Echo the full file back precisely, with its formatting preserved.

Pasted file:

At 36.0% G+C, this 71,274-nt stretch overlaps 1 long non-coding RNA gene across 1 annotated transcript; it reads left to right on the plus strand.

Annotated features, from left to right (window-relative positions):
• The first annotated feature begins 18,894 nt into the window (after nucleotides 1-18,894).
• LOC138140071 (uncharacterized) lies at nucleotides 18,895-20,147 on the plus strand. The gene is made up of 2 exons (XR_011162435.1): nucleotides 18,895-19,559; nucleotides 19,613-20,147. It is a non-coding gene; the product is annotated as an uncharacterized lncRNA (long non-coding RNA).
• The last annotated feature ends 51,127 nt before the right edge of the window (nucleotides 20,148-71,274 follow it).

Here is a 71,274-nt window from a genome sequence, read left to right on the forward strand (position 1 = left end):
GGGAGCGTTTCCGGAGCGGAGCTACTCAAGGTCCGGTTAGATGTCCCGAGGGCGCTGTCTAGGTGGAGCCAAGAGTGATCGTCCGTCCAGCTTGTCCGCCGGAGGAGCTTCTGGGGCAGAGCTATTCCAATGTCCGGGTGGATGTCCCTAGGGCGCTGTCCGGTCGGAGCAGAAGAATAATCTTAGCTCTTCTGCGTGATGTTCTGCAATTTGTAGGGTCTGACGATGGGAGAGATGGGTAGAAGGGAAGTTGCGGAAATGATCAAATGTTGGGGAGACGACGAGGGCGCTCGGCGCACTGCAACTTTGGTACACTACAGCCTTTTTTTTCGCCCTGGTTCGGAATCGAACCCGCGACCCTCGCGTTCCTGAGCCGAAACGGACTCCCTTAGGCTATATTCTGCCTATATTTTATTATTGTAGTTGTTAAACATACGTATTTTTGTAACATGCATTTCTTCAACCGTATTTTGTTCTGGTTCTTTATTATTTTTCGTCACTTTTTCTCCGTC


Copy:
At 36.0% G+C, this 71,274-nt stretch overlaps 1 long non-coding RNA gene across 1 annotated transcript; it reads left to right on the plus strand.

Annotated features, from left to right (window-relative positions):
• The first annotated feature begins 18,894 nt into the window (after nucleotides 1-18,894).
• LOC138140071 (uncharacterized) lies at nucleotides 18,895-20,147 on the plus strand. The gene is made up of 2 exons (XR_011162435.1): nucleotides 18,895-19,559; nucleotides 19,613-20,147. It is a non-coding gene; the product is annotated as an uncharacterized lncRNA (long non-coding RNA).
• The last annotated feature ends 51,127 nt before the right edge of the window (nucleotides 20,148-71,274 follow it).

Here is a 71,274-nt window from a genome sequence, read left to right on the forward strand (position 1 = left end):
GGGAGCGTTTCCGGAGCGGAGCTACTCAAGGTCCGGTTAGATGTCCCGAGGGCGCTGTCTAGGTGGAGCCAAGAGTGATCGTCCGTCCAGCTTGTCCGCCGGAGGAGCTTCTGGGGCAGAGCTATTCCAATGTCCGGGTGGATGTCCCTAGGGCGCTGTCCGGTCGGAGCAGAAGAATAATCTTAGCTCTTCTGCGTGATGTTCTGCAATTTGTAGGGTCTGACGATGGGAGAGATGGGTAGAAGGGAAGTTGCGGAAATGATCAAATGTTGGGGAGACGACGAGGGCGCTCGGCGCACTGCAACTTTGGTACACTACAGCCTTTTTTTTCGCCCTGGTTCGGAATCGAACCCGCGACCCTCGCGTTCCTGAGCCGAAACGGACTCCCTTAGGCTATATTCTGCCTATATTTTATTATTGTAGTTGTTAAACATACGTATTTTTGTAACATGCATTTCTTCAACCGTATTTTGTTCTGGTTCTTTATTATTTTTCGTCACTTTTTCTCCGTC